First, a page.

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Mueller 'to expose Trump campaign's collusion' with Saudi-Emirati alliance and Israel Open in fullscreen

Karim Traboulsi

Mueller 'to expose Trump campaign's collusion' with Saudi-Emirati alliance and Israel

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Date of publication: 14 December, 2018

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Special Counsel Robert Mueller's investigation is reportedly set to move on to alleged mutually beneficial but possibly illegal dealings between the US president and Saudi Arabia, the UAE and Israel.
After his work seeking to expose dubious links between members of the Trump campaign and Russia, US Special Counsel Robert Mueller is reportedly set to move on to alleged mutually beneficial but possibly illegal dealings between the US president and Saudi Arabia, the UAE and Israel.

Citing sources familiar with Mueller's probe, a report in The Daily Beast on Thursday said US prosecutors in 2019 "will begin to unveil Middle Eastern countries' attempts to influence American politics" with alleged huge payments and promises of lucrative deals.

The report said witnesses affiliated with the Trump campaign "have been questioned about their conversations with deeply connected individuals from the United Arab Emirates, Saudi Arabia and Israel" on topics ranging "from the use of social-media manipulation to help install Trump in the White House to the overthrow of the regime in Iran". 

The alleged Middle East meddling in the US elections and later attempts to influence the Trump administration will be investigated by a special team overseen by Mueller, different from the Russia probe team, according to The Beast.

There are several persons of interest whose alleged dealings with Trump's coterie will reportedly be looked into by Mueller's team.

Michael Flynn, Trump's disgraced former national security adviser who has pleaded guilty to lying to the FBI, is currently one of the leading figures at the centre of the probe's revelations with regards to Russia. But Flynn is also allegedly involved in Middle Eastern "meddling" with the Trump team.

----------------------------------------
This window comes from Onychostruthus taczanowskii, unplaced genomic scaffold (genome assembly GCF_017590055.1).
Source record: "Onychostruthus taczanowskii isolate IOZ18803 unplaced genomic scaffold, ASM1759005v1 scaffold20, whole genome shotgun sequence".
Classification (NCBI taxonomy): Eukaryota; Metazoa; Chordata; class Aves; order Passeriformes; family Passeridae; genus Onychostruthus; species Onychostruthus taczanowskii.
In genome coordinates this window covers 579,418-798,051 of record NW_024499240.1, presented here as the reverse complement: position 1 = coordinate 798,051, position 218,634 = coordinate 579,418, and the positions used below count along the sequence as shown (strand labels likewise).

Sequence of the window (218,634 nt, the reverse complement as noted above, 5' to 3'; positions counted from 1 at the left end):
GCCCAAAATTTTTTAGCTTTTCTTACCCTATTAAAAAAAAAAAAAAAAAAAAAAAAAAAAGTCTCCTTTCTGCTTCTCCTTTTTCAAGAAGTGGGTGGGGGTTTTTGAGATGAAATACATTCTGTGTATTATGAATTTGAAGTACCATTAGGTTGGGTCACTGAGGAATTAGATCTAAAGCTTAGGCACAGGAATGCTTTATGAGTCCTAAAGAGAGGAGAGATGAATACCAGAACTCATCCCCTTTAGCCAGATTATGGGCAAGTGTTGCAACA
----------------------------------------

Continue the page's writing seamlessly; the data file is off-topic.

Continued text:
Flynn could yet bring new details "about the scope of the special counsel's probe into how individuals from" Saudi Arabia, the UAE and Israel "offered not only to help Trump win the presidential election, but also how they sought to influence foreign policy in the early days of the administration", according to the report.

Others Mueller will investigate or has already investigated include George Nader, a Lebanese-American businessman and emissary to the UAE "who helped arrange the now-infamous meeting between Trump associate and Blackwater founder Erik Prince and Kirill Dmitriev, the head of one of Russia's sovereign wealth funds" and acted "as a go-between with representatives from Gulf state governments, at least one well-connected Israeli, and the Trump team".

There is also Eliott Broidy, a Washington lobbyist who worked with Nader as part of Saudi and Emirati efforts "to lobby the incoming Trump administration against Qatar and Iran"; and Joel Zamel, who has deep ties to Israeli intelligence - and whose company, Psy Group, had drawn up a plan to use social-media manipulation to help Trump clinch the Republican nomination. 

According to The Beast, Zamel was part of a plan to promote regime change in Iran, and was present in a meeting discussing that purpose which included Nader, Flynn, and Saudi General Ahmed al-Assiri, who was sacked recently over his alleged involvement in the murder of Saudi journalist Jamal Khashoggi.

The reported Middle East focus of Mueller's next move faces some obstacles. Many of these lobbying dealings fall into a grey area and may or may not actually be illegal, according to experts quoted by The Beast. However, the report said technical breaches of the law could still be enough to establish some form of criminality.

"The Special Counsel's Office has taken a keen interest this year in practices that were once considered business-as-usual in Washington," the report said, citing the example of Republican operative Sam Patten "who pleaded guilty to the rarer-than-rare charge of causing foreign money to be paid to the 2016-17 Presidential Inaugural Committee", while former Trump campaign chairman Paul Manafort and Flynn were both charged "with not disclosing parts of their businesses under the Foreign Agents Registration Act".


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